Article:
Each discarded material has its recyclable potential. Bricks, for example, can be reused or crushed to make road bases. Undamaged windows and doors can be refitted to other homes, as well as plumbing fixtures, like tubs. Lumber and wood products can be reused for further construction or converted to mulch or biomass fuel. Metals can be smelted and converted into other products. Vegetation and trees can be replanted if possible or used for biomass fuel.

Building it back

Probably the best and the safest method is to integrate construction waste into a new building or another building site, where applicable. For example, if you are remodelling, you don’t have to demolish the walls, but rather reconfigure or move them. Lumber leftovers from wood-framed structures can be used for fire blocking or as spacers. In addition, use building materials supplied in standard measurements whenever possible. The less you have to cut or remove, the less waste you will create. What is more, standard dimensions let you reuse any leftover materials more easily.  

Deconstruction instead demolition

Some laws propose or encourage removing reusable items without damage so they can be reused in housing projects. A contractor who is paying for the removal can even be granted certain tax benefits. If no such project exists, the contractor can organize a front yard sale of items like radiators, grates, piping, fixtures and fittings that are in acceptable condition.

Sorting the waste

In order to process them easier later on, different types of construction waste need to be deposited in separate piles. Concrete, asphalt, bricks and shingles can go together. Window frames and doors can go on the pile for wood and timber leftovers. Plastic, cables and nylons will go in the third, and so on. Separating and sorting materials from the very beginning makes them easier to remove and also lowers the disposal costs.

Local is always cheaper

You can avoid costly transport expenses by browsing local businesses that specialize in construction waste removal. Inquire what each of them offers and select the one that has an efficient recycling programme. To save time and money, ask them to provide containers on the site so you can dispose of materials on the go. Alternatively, you can dispose of waste every time you go out to fetch new building materials. Selecting a reputable waste recycling centre can save you a lot of headaches.  

Safety measures

When sorting and separating items in containers, make sure no unwanted materials get inside. If any amount of rubbish is placed with the sorted waste, the entire load is considered unacceptable for recycling. Make sure the bins and containers have clear labels for different types of waste.

There are many ways to reuse construction waste, so make sure it doesn’t simply end on the landfill. By recycling materials or integrating them into further construction, you won’t only reduce the amount of waste produced by the site, but also make savings through different municipal projects or by selling reusable items.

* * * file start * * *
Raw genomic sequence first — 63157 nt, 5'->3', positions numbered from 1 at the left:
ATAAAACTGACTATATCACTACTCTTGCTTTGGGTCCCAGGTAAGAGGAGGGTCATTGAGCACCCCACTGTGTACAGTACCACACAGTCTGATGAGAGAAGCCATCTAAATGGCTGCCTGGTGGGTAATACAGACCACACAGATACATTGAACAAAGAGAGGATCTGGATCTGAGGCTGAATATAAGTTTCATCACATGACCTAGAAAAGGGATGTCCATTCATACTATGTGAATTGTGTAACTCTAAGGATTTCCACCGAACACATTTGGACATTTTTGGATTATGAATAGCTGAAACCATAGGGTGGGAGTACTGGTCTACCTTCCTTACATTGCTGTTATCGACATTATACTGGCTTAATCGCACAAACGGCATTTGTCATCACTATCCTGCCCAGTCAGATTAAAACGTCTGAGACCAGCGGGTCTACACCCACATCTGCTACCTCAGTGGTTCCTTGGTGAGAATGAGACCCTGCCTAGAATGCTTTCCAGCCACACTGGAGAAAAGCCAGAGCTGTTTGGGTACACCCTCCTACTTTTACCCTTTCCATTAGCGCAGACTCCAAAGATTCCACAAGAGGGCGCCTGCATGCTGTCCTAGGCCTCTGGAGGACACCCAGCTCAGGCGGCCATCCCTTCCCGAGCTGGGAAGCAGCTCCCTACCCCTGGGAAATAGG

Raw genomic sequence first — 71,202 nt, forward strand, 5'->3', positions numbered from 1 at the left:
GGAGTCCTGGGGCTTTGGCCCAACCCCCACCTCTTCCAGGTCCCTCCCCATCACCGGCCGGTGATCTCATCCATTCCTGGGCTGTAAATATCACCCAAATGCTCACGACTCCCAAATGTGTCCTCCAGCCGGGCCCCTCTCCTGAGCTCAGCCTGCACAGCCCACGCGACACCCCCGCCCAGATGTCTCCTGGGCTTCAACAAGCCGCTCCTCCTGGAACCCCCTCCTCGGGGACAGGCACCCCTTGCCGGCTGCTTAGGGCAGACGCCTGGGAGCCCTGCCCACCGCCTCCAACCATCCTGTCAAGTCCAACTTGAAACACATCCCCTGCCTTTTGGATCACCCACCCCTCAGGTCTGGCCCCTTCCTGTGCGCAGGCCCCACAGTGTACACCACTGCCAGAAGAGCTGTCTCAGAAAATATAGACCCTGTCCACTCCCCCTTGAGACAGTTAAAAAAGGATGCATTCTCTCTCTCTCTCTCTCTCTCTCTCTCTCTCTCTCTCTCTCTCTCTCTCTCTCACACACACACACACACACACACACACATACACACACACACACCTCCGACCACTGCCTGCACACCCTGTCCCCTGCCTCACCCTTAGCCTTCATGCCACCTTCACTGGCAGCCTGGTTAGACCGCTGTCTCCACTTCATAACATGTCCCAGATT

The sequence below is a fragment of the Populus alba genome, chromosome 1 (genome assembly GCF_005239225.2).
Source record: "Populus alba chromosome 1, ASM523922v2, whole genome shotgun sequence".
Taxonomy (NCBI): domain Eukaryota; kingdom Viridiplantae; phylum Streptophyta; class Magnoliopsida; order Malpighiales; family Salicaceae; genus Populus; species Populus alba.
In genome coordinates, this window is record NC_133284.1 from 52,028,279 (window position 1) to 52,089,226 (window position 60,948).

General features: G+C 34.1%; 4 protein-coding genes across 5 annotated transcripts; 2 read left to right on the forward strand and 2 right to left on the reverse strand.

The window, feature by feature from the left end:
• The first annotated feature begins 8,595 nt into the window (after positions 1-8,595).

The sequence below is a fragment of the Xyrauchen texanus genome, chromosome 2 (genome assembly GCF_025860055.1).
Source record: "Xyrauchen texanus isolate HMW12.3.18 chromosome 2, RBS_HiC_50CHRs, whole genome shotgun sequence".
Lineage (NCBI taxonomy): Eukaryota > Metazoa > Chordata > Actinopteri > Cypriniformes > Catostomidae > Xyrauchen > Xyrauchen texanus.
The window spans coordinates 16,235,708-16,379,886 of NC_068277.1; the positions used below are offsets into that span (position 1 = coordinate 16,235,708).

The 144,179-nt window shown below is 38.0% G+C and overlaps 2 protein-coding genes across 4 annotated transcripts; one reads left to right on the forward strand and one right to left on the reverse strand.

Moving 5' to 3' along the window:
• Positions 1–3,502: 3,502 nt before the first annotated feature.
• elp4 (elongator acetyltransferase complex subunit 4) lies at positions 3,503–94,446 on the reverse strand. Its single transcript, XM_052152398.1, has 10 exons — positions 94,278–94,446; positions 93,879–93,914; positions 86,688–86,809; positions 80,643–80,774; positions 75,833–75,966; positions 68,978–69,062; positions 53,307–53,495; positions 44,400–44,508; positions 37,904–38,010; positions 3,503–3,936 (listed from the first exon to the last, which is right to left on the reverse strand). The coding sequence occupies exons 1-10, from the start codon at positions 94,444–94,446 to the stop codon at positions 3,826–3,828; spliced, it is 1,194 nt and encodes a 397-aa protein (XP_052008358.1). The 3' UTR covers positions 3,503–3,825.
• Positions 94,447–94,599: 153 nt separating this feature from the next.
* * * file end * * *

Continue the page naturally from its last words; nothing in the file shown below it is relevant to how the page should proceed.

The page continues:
2017 Best Options for Beautiful and Eco-Friendly Window Upgrades

Kaitlin Krull

Looking after your windows is a vital part of keeping your home safe and comfortable. Quality windows are also more environmentally friendly now than ever before, so occasional upgrades and repairs are essential if you want to reduce your energy bills and insulate your home. At Modernize, we help homeowners make their homes greener in simple and straightforward ways, so here are a few options to help you choose beautiful and eco-friendly window upgrades for your home. 

Looking after your windows is a vital part of keeping your home safe and comfortable. Quality windows are also more environmentally friendly now than ever before, so occasional upgrades and repairs are essential if you want to reduce your energy bills and insulate your home. At Modernize, we help homeowners make their homes greener in simple and straightforward ways, so here are a few options to help you choose beautiful and eco-friendly window upgrades for your home.

Period windows

Windows are one of the most prominent and recognizable features of older and period homes. However, homeowners often struggle to keep their period windows maintained to a modern standard of insulation and efficiency. If the original windows in your older home need some TLC, then don’t despair: specialist window professionals can tastefully upgrade your original windows and make them fit for contemporary living. Adding double glazing, shutters, awnings, and blinds to period windows will make them perform better throughout the year and increase your home’s green status while maintaining the charm and design style of your home.

Sustainable frames

Sustainable building is on trend in the construction world today and involves the use of low-tech craftsmanship and thoughtfully sourced materials to create a low-carbon product that is both beautiful and eco-friendly. If you want to incorporate these practices the next time you upgrade your windows, choose window specialists who create bespoke frames made from FSC certified sustainable wood or locally sourced aluminum and other materials. Shopping local also decreases the carbon footprint of your windows, since the shipping distance is negligible and less energy is consumed, while constructing frames by hand consumes less energy during the building process.